How Loss Made Me Appreciate the Authentic Connection

Over the last few years since the beginning of the COVID pandemic and all that spawned, we’ve become a remote workforce, and in some ways a remote society in terms of connectivity. Work days are filled with virtual meetings and we come home (or emerge from our home office ) to a multitude of smart devices. With all this technology you would think it would be easy to be technically connected with colleagues, friends and family. But are we? Are we truly connecting?

Most that know me well would say that I do a good job of staying in touch with family, friends & colleagues, old and new. I try to make this a priority and believe that I’m better than some, but I do fail at times. I’ve recently experienced some loss of family & friends that always makes me wish I had been in better touch, or said things that I wanted to say, or a variety of other minor regrets that come with loss. Do I really take every opportunity that I have to tell people how I feel, that I care for them, love them, enjoy them, and give them other positive and encouraging feedback? Do I do this consistently? Something to ponder in a continually less connected world (ironic, don’t you think?).

Beyond our families & friends, this idea also applies to our client relationships & interactions.  The beginning of your meeting may start with exchanging pleasantries, for example: “kids are good, Anna did great in the spelling bee, family is coming into town for the holidays - what does everyone else have going on?”. Beyond a quick check-in before jumping into business do we really let people know how we feel about them in terms of our working relationships, the dynamics of our teams, etc.? To be clear, I’m not suggesting you take up a lot of your meeting time with small talk but, perhaps consider taking those first couple minutes to change the narrative and express gratitude in your partnership.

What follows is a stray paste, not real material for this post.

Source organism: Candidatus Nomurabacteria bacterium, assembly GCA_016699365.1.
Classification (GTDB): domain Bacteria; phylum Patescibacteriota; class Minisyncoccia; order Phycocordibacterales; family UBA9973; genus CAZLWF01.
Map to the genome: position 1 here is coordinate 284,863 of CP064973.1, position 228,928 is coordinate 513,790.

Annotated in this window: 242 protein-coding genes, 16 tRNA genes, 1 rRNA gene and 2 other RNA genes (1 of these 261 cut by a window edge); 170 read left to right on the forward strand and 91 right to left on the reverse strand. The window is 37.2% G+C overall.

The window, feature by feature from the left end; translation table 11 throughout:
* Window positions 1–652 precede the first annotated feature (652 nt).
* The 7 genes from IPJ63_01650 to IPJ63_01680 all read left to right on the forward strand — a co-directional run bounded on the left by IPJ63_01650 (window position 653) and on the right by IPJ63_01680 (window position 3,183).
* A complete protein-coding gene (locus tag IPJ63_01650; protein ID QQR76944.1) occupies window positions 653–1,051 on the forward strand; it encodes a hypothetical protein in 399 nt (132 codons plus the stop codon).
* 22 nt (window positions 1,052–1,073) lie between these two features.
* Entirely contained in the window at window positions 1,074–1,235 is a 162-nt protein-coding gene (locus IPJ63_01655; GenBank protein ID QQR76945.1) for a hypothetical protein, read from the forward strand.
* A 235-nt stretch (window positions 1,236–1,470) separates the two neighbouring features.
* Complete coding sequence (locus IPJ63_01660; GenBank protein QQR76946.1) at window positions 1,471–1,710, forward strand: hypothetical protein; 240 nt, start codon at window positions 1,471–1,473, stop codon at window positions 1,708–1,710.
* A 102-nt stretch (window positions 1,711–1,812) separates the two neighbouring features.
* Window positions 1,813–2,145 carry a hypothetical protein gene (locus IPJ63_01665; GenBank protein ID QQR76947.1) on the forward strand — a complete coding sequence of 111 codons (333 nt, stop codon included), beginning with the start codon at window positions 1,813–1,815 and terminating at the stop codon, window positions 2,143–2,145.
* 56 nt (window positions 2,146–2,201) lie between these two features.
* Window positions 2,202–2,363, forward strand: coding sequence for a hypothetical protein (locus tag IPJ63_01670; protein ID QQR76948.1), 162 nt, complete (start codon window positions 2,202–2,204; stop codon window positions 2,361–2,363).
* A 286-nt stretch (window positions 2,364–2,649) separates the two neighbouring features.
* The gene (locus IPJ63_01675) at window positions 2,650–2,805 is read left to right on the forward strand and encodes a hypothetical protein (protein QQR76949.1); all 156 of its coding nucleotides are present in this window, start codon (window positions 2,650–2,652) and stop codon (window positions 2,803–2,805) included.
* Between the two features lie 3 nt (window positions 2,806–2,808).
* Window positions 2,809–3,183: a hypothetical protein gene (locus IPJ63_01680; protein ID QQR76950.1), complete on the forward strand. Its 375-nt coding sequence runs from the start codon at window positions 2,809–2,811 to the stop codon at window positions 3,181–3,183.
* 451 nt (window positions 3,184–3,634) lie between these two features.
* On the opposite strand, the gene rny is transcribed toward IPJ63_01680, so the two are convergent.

I believe that sometimes there is an artificial wall that forms around these relationships, making it difficult or uncomfortable for us to say things that might sound too personal in a client relationship. There are boundaries that have existed in these kinds of relationships for many years. Any kind of feedback usually comes in the form of annual review requests or some other formal process, but what about just telling folks randomly how we feel? What I’ve found is most people are receptive to hearing such feedback, as we’re all human and it’s good to hear these things at a human level. It often comes as a surprise for people to receive this, but sometimes it can even give someone a boost in their day. Also, barriers get broken down, commonalities are discovered and bonds are formed.

As we head into the new year, consider opening up more to those around you. Let people know how you feel about them and their interactions with you. You never know when your words will give someone the boost they need on a given day. Taking action on this puts many out of their comfort zone for sure, but isn’t that how we grow? And if we can grow while also giving someone a lift at the same time, what’s wrong with that?